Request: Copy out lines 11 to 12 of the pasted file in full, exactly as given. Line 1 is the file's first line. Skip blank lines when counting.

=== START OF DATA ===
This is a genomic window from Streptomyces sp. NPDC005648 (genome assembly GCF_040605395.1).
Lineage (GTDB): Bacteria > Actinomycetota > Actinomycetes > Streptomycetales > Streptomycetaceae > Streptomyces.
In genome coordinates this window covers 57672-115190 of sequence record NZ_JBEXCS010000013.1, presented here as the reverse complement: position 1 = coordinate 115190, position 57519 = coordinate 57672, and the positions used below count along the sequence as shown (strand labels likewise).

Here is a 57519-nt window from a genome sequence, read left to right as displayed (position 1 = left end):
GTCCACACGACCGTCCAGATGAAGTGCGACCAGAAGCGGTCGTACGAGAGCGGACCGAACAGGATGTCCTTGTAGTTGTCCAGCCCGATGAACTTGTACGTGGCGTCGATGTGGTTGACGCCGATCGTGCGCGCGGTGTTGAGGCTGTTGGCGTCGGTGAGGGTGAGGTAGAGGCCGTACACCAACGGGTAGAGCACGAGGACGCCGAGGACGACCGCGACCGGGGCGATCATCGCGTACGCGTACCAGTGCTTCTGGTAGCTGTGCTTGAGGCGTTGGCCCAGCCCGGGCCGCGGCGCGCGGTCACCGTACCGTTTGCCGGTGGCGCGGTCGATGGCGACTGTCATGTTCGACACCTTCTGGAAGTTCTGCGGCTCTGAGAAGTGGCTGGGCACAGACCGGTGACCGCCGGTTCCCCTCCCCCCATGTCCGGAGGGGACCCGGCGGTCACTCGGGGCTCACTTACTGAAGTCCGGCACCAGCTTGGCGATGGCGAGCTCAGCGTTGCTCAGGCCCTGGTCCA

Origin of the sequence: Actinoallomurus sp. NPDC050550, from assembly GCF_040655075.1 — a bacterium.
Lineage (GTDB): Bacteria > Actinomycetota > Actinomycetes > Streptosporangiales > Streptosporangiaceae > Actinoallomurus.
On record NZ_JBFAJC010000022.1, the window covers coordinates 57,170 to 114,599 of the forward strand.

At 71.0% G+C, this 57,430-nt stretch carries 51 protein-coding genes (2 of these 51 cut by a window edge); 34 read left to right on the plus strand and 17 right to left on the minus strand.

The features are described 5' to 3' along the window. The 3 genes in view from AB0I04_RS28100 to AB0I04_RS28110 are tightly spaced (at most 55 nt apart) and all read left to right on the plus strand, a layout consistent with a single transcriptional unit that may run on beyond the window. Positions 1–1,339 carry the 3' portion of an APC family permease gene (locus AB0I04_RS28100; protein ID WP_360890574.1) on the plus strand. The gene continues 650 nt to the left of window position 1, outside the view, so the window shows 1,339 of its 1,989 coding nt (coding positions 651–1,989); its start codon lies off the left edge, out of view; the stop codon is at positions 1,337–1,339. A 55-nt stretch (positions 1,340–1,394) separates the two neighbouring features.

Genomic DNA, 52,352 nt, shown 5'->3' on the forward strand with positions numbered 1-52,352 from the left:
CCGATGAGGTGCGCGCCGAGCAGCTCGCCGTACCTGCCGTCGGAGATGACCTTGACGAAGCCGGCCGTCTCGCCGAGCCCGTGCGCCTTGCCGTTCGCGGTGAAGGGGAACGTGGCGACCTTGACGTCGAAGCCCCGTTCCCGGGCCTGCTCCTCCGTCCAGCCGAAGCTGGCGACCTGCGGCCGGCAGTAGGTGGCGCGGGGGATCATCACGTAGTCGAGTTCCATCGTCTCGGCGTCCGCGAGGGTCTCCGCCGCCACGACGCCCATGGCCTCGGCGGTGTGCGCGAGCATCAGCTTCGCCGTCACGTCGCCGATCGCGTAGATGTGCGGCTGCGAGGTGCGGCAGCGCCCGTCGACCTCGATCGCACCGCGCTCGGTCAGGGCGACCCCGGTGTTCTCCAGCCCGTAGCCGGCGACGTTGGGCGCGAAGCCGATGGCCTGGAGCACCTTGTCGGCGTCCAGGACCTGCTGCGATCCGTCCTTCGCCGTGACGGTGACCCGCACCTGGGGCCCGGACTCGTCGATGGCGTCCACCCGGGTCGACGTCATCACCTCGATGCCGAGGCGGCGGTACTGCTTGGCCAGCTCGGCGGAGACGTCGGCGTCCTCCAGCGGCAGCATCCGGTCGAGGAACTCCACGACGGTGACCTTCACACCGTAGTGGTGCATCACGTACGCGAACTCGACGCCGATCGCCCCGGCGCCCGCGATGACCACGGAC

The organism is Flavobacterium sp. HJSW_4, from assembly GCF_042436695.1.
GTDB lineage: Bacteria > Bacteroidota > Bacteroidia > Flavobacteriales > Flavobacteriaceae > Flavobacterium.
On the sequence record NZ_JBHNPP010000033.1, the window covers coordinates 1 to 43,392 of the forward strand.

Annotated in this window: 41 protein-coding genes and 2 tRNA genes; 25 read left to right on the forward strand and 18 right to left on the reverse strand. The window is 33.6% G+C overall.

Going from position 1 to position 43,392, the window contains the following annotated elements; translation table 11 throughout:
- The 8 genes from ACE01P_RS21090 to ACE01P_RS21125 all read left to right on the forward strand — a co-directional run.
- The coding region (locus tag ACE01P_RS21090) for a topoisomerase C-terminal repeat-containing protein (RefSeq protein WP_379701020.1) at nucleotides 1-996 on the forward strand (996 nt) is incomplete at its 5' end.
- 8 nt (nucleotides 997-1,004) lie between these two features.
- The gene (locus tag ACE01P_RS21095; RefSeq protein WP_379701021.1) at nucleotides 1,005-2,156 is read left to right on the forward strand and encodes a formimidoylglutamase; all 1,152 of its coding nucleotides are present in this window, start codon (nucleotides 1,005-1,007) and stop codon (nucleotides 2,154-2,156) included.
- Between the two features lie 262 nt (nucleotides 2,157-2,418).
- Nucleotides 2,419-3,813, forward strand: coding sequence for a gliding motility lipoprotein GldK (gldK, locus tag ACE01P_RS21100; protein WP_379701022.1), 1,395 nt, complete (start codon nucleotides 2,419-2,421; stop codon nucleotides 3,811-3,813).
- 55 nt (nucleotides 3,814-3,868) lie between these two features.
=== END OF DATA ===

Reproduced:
Genomic DNA, 52,352 nt, shown 5'->3' on the forward strand with positions numbered 1-52,352 from the left:
CCGATGAGGTGCGCGCCGAGCAGCTCGCCGTACCTGCCGTCGGAGATGACCTTGACGAAGCCGGCCGTCTCGCCGAGCCCGTGCGCCTTGCCGTTCGCGGTGAAGGGGAACGTGGCGACCTTGACGTCGAAGCCCCGTTCCCGGGCCTGCTCCTCCGTCCAGCCGAAGCTGGCGACCTGCGGCCGGCAGTAGGTGGCGCGGGGGATCATCACGTAGTCGAGTTCCATCGTCTCGGCGTCCGCGAGGGTCTCCGCCGCCACGACGCCCATGGCCTCGGCGGTGTGCGCGAGCATCAGCTTCGCCGTCACGTCGCCGATCGCGTAGATGTGCGGCTGCGAGGTGCGGCAGCGCCCGTCGACCTCGATCGCACCGCGCTCGGTCAGGGCGACCCCGGTGTTCTCCAGCCCGTAGCCGGCGACGTTGGGCGCGAAGCCGATGGCCTGGAGCACCTTGTCGGCGTCCAGGACCTGCTGCGATCCGTCCTTCGCCGTGACGGTGACCCGCACCTGGGGCCCGGACTCGTCGATGGCGTCCACCCGGGTCGACGTCATCACCTCGATGCCGAGGCGGCGGTACTGCTTGGCCAGCTCGGCGGAGACGTCGGCGTCCTCCAGCGGCAGCATCCGGTCGAGGAACTCCACGACGGTGACCTTCACACCGTAGTGGTGCATCACGTACGCGAACTCGACGCCGATCGCCCCGGCGCCCGCGATGACCACGGAC